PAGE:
Surprising Finding In Children With Learning Difficulties
Surprising finding in children with learning difficulties
By naturopath Margaret Jasinska
Does your child struggle with their attention span? Are they easily distracted and find it hard to sit still? Health problems could be responsible. Learning difficulties are extremely common in children. We don’t have a lot of figures on the incidence because there is a wide spectrum and many children remain undiagnosed. With most children being home schooled at the moment, some parents are getting first hand experience of their child’s struggles. Recent research has shown that children with high blood pressure are at much greater risk of learning difficulties.
Data was collected on 201 patients between the ages of 10 and 18 years at the University of Rochester Medical Center for three years. Researchers found that among the children with high blood pressure, 28 percent of them had learning disabilities, compared to only 9 percent of children with normal blood pressure. According to the International Pediatric Hypertension Association, up to 5 percent of children have primary hypertension. Primary means the blood pressure is not caused by another disease (secondary hypertension). Obese children have a 3 fold higher risk of developing high blood pressure. We may see a lot more high blood pressure among children in the coming years. Despite being routinely used on children, a number of commonly used medicines for high blood pressure are ineffective in children. It is also worrying to realise that there are no studies on the long term effects of these drugs on growth and development in children.
Tips to help your child’s health
If your child is experiencing learning or concentration difficulties, it is essential that you have their blood pressure checked. High blood pressure and learning difficulties share many common causes. These include:
High sugar diet
Sugar raises blood pressure far more than salt. Most people do not realise this. Sugar and high carbohydrate foods such as breakfast cereals and things made of flour cause the pancreas to release a lot of insulin. Insulin promotes abdominal weight gain, fluid retention, and the constriction of arteries; all of which raise blood pressure. The consumption of sugar also promotes an unstable blood sugar level, and this leads to an energy crash, sleepiness, and difficulties concentrating.
Mineral deficient diet
Our modern food supply is often very mineral deficient. Our soils are deficient in many minerals; therefore, they do not end up in our foods. Also processed and refined foods, such as those made from white flour and white rice are devoid of minerals. High sugar diets cause excessive loss of chromium and magnesium through the urine. Both of these nutrients are vitally important for helping to maintain a stable blood sugar level.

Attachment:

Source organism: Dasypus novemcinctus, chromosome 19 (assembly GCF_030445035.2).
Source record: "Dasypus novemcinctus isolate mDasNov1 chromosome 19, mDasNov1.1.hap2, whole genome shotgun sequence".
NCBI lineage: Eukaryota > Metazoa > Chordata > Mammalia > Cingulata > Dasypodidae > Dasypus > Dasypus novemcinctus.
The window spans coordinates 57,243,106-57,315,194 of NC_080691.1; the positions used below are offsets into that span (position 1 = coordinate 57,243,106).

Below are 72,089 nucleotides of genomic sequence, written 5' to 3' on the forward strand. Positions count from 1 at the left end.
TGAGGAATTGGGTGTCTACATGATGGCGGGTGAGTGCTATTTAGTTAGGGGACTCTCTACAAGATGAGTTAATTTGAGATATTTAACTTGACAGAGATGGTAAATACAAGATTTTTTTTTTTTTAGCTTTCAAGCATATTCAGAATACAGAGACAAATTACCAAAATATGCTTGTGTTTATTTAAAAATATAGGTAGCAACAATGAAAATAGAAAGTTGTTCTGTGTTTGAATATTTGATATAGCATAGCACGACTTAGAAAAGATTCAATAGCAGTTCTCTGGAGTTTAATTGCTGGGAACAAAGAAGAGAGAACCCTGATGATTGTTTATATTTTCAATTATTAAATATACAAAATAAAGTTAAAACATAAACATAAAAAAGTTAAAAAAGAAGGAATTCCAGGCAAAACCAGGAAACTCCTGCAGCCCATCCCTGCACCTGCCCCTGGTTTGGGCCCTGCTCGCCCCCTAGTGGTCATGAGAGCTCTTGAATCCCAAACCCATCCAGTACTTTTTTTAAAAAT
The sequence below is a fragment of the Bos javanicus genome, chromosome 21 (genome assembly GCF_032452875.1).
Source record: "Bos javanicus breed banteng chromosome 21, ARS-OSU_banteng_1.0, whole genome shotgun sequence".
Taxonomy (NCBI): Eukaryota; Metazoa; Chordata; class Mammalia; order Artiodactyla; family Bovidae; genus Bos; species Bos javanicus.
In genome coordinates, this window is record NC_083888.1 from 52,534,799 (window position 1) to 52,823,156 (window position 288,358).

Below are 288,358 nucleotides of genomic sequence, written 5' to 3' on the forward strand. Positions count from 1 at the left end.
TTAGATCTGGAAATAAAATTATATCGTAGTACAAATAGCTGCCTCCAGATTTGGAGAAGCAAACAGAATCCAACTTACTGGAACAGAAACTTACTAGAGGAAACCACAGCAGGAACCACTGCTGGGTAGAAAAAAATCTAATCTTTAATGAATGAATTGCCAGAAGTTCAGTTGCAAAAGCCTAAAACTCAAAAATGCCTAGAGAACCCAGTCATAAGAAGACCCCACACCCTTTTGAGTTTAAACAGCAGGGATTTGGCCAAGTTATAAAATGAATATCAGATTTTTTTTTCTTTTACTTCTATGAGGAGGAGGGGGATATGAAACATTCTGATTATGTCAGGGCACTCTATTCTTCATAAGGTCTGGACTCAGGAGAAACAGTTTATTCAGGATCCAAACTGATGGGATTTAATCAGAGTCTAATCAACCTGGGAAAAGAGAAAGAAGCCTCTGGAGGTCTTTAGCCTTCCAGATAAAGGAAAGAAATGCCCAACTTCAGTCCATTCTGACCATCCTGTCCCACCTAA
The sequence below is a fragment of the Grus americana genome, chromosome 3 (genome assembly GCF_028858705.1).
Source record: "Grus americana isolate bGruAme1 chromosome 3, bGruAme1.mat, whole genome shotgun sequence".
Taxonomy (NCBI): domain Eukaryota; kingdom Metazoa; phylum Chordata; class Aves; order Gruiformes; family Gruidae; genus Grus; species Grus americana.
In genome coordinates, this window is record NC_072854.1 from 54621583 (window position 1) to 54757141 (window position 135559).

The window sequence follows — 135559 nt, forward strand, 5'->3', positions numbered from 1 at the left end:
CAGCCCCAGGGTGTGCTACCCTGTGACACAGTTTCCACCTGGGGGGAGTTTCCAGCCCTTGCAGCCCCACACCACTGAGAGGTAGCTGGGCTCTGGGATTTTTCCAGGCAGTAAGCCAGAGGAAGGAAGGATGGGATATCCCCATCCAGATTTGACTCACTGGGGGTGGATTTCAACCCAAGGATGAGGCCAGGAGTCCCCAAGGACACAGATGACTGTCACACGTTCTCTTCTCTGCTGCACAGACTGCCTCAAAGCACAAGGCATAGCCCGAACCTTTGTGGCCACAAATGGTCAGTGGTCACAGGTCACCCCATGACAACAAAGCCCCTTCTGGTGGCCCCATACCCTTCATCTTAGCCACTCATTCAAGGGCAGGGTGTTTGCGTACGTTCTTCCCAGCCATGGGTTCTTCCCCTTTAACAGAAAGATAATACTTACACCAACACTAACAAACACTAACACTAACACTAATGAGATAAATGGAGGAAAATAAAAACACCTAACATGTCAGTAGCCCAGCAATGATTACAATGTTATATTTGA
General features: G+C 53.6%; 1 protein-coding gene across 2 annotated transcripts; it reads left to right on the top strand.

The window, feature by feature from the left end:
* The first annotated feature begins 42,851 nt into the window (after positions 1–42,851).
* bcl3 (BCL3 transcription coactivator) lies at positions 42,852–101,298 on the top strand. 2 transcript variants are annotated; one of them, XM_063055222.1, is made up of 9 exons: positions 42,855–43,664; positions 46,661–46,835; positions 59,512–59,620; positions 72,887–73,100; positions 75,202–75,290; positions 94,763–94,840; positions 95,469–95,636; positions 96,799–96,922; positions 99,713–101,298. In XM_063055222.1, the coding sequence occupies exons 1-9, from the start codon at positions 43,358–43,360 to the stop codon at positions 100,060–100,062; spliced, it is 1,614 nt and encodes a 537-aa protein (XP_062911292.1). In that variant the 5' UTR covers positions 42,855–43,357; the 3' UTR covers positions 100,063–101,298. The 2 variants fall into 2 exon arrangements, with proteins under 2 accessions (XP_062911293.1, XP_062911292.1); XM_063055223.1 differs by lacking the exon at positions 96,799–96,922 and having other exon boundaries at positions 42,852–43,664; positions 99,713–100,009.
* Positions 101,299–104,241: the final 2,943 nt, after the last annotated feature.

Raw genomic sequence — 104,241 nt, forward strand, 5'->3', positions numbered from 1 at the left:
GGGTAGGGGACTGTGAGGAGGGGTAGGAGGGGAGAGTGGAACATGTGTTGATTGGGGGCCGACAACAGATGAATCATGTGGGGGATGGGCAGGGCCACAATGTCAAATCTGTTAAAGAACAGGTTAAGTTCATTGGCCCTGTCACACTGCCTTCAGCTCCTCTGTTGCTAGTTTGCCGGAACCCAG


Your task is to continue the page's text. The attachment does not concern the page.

Magnesium insufficiency is extremely common
Magnesium-rich foods include green leafy vegetables, nuts, seeds, and whole grains; not foods commonly consumed by a lot of children. Magnesium helps to relieve sleeplessness. Children who don’t sleep well are likely to have poor concentration and motivation the next day.
Obesity and lack of exercise are common problems
Being overweight increases the risk of high blood pressure because fat cells produce inflammatory chemicals that promote constriction of arteries. Fat cells in the abdominal area are particularly problematic. Obese children are more likely to have social and emotional difficulties, and they can have a devastating effect on learning ability. Exercise not only promotes an ideal body weight, it also greatly improves concentration and releases pent-up stress.
Insufficient vitamin D
Insufficient vitamin D can contribute to high blood pressure. Ask your doctor for a vitamin D blood test for your child. Many children don’t get enough of this vitamin because they spend most of their time indoors and are well covered with sunscreen and a hat while outside. Safe, sensible sun exposure can help raise vitamin D.
Deficiency of beneficial fats
Most children do not eat enough fish in order to obtain sufficient omega 3 fats. Even if your child does eat oily fish regularly, a lot of the seafood available now has been farmed. This means it’s deficient in omega 3 fats. These fats help to maintain healthy blood pressure and a healthy weight, but they are also critically important for brain development and learning.
Lack of fresh fruit and vegetables
Most children don’t eat enough fresh vegetables and fruit; neither do most adults. Giving your child more fresh food will mean there is less room in their tummy for high sugar and high-fat snacks. This means it will be easier to control their weight. The antioxidants, vitamins, and minerals in fresh produce all help to optimise energy levels and learning abilities.
By implementing these strategies, you will help your children improve not only their health but also their intellectual potential and future happiness.